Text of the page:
Occasionally, President Bush is forthcoming about what he stands for, as illustrated in the photo above. Earlier this year, Mr. Bush presented his proposed 2007 budget to the nation. A careful review of the budget revealed cuts to many valuable health care programs, as reported by the Washington Post:
If enacted, the 2007 budget would eliminate federal programs that support inner-city Indian health clinics, defibrillators in rural areas, an educational campaign about Alzheimer’s disease, centers for traumatic brain injuries, and a nationwide registry for Lou Gehrig’s disease. It would cut close to $1 billion in health care grants to states and would kill the entire budget of the Christopher and Dana Reeve Paralysis Resource Center.
In a $2.8 trillion budget, the amounts involved may seem minuscule, but proponents argue that the health care projects Bush has singled out are the “ultimate homeland security,” as Vinay Nadkarni put it. The spokesman for the American Heart Association said he cannot fathom why the administration has recommended eliminating a $1.5 million program that provides defibrillators to rural communities and trains local personnel on how to use the machines to restart hearts that go into cardiac arrest.
“Coronary heart disease is the number one killer in the United States,” Nadkarni said. “This is actually something we can arm ourselves with.” [full text]
There appears little question that the health care system in this country is inadequate, inefficient, and inequitable and that the Bush administration and Congress have failed to take any substantive action to remedy the situation. Compelling evidence of the health care crisis is offered by Doug Pibel and Sarah van Gelder in an article in the Fall 2006 issue of YES! Magazine:
For Joel Segal, it was the day he was kicked out of George Washington Hospital, still on an IV after knee surgery, without insurance, and with $100,000 in medical debt. For Kiki Peppard, it was having to postpone needed surgery until she could find a job with insuranceâ€”it took her two years. People all over the United States are waking up to the fact that our system of providing health care is a disaster.
An estimated 50 million Americans lack medical insurance, and a similar and rapidly growing number are underinsured. The uninsured are excluded from services, charged more for services, and die when medical care could save themâ€”an estimated 18,000 die each year because they lack medical coverage.
But itâ€™s not only the uninsured who suffer. Of the more than 1.5 million bankruptcies filed in the U.S. each year, about half are a result of medical bills; of those, three-quarters of filers had health insurance.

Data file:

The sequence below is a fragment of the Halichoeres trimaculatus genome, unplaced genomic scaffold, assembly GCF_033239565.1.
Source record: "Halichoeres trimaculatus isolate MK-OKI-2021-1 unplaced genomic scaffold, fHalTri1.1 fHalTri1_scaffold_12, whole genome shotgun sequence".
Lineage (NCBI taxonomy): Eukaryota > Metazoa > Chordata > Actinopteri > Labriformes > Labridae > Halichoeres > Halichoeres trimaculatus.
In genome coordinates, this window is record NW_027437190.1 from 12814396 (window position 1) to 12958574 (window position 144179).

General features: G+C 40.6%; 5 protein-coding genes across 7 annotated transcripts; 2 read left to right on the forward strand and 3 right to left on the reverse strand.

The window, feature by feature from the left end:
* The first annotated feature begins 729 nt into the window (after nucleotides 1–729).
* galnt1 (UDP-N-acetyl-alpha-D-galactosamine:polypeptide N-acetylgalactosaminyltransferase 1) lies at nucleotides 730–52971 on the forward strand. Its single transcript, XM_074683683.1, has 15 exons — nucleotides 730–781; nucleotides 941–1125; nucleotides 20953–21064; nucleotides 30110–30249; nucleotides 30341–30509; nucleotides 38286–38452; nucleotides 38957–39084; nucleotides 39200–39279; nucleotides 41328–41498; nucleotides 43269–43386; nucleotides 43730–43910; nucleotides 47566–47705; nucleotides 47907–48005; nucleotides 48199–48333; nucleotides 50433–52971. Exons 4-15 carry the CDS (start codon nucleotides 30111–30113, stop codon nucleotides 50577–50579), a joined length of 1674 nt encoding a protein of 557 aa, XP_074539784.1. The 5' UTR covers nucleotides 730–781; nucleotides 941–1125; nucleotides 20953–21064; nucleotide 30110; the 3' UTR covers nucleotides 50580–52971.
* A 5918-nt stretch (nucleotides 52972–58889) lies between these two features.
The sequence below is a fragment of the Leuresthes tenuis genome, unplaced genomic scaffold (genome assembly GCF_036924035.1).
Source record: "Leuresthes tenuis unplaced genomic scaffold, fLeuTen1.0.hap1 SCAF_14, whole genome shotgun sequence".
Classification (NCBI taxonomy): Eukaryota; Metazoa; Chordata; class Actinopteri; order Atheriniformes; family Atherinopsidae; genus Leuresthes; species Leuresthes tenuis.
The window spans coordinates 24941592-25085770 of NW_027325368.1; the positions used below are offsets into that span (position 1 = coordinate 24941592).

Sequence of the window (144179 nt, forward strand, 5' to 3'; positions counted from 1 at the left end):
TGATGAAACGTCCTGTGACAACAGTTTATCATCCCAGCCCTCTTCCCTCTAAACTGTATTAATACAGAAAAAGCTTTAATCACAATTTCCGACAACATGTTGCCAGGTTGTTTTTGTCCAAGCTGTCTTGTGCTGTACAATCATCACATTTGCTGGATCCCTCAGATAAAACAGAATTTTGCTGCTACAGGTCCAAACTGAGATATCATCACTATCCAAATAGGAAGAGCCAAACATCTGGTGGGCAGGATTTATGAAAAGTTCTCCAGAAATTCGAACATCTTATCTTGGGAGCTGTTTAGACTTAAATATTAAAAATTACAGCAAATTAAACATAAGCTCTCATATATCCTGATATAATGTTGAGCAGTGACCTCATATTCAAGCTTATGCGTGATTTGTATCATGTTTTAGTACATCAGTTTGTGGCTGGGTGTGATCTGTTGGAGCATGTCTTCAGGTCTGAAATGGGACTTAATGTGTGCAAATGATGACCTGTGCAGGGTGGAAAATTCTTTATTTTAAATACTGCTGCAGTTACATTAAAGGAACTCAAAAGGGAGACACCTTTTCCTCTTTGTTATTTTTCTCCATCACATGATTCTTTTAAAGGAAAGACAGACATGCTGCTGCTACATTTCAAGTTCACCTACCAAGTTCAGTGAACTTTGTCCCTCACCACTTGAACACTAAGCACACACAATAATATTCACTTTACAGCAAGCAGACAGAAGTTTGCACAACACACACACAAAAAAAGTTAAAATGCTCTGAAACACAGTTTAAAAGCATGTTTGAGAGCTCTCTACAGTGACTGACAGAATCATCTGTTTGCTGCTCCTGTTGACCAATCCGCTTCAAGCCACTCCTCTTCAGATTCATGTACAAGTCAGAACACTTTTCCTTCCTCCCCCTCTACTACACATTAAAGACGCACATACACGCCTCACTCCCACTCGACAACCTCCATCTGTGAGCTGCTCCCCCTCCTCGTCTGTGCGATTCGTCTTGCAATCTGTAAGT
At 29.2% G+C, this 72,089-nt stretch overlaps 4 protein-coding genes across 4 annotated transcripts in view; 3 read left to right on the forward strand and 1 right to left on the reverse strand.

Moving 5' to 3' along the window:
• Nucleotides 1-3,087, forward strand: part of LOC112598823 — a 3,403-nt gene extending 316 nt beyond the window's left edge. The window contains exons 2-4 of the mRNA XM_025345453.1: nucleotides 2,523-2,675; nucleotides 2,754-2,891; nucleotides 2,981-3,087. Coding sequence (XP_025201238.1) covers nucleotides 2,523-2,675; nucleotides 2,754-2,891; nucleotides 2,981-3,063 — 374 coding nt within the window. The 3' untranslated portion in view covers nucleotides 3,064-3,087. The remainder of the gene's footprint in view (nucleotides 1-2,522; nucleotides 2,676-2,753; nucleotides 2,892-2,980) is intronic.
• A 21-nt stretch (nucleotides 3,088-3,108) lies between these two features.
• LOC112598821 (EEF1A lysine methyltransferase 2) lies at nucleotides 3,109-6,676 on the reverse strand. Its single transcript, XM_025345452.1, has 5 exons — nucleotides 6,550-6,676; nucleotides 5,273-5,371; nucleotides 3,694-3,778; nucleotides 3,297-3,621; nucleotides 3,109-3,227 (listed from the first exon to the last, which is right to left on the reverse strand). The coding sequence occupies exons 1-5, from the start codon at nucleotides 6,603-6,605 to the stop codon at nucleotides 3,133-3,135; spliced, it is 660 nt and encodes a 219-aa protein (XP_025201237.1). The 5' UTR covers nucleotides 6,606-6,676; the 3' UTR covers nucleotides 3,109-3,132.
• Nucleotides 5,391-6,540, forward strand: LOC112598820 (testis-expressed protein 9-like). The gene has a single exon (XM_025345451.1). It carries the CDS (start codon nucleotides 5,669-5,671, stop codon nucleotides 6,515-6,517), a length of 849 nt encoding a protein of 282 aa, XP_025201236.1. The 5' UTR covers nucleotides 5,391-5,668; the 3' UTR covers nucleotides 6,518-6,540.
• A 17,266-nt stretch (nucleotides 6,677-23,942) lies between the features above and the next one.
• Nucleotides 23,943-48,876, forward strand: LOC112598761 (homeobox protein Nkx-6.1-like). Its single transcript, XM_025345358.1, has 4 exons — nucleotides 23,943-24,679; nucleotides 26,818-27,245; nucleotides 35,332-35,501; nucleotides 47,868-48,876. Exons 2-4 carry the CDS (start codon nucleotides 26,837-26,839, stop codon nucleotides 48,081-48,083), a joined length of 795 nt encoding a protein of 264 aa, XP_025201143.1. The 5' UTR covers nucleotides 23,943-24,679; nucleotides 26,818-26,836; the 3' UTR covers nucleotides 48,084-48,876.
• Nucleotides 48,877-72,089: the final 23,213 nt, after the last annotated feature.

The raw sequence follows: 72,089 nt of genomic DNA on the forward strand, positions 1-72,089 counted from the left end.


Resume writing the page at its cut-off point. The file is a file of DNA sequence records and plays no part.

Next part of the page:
Businesses are suffering too. Insurance premiums increased 73 percent between 2000 and 2005, and per capita costs are expected to keep rising. The National Coalition on Health Care (NCHC) estimates that, without reform, national health care spending will double over the next 10 years. The NCHC is not some fringe advocacy groupâ€”its co-chairs are Congressmen Robert D. Ray (R-IA) and Paul G. Rogers (D-FL), and it counts General Electric and Verizon among its members.
Employers who want to offer employee health care benefits canâ€™t compete with low-road employers who offer none. Nor can they compete with companies located in countries that offer national health insurance.
The shocking facts about health care in the United States are well known. Thereâ€™s little argument that the system is broken. Whatâ€™s not well known is that the dialogue about fixing the health care system is just as broken.
Among politicians and pundits, a universal, publicly funded system is off the table. But Americans in increasing numbers know what their leaders seem not to â€” that the United States is the only industrialized nation where such stories as Joelâ€™s and Kikiâ€™s can happen.
And most Americans know why: the United States leaves the health of its citizens at the mercy of an expensive, patchwork system where some get great care while others get none at all.
The overwhelming majority â€” 75 percent, according to an October 2005 Harris Poll â€” want what people in other wealthy countries have: the peace of mind of universal health insurance. [full text]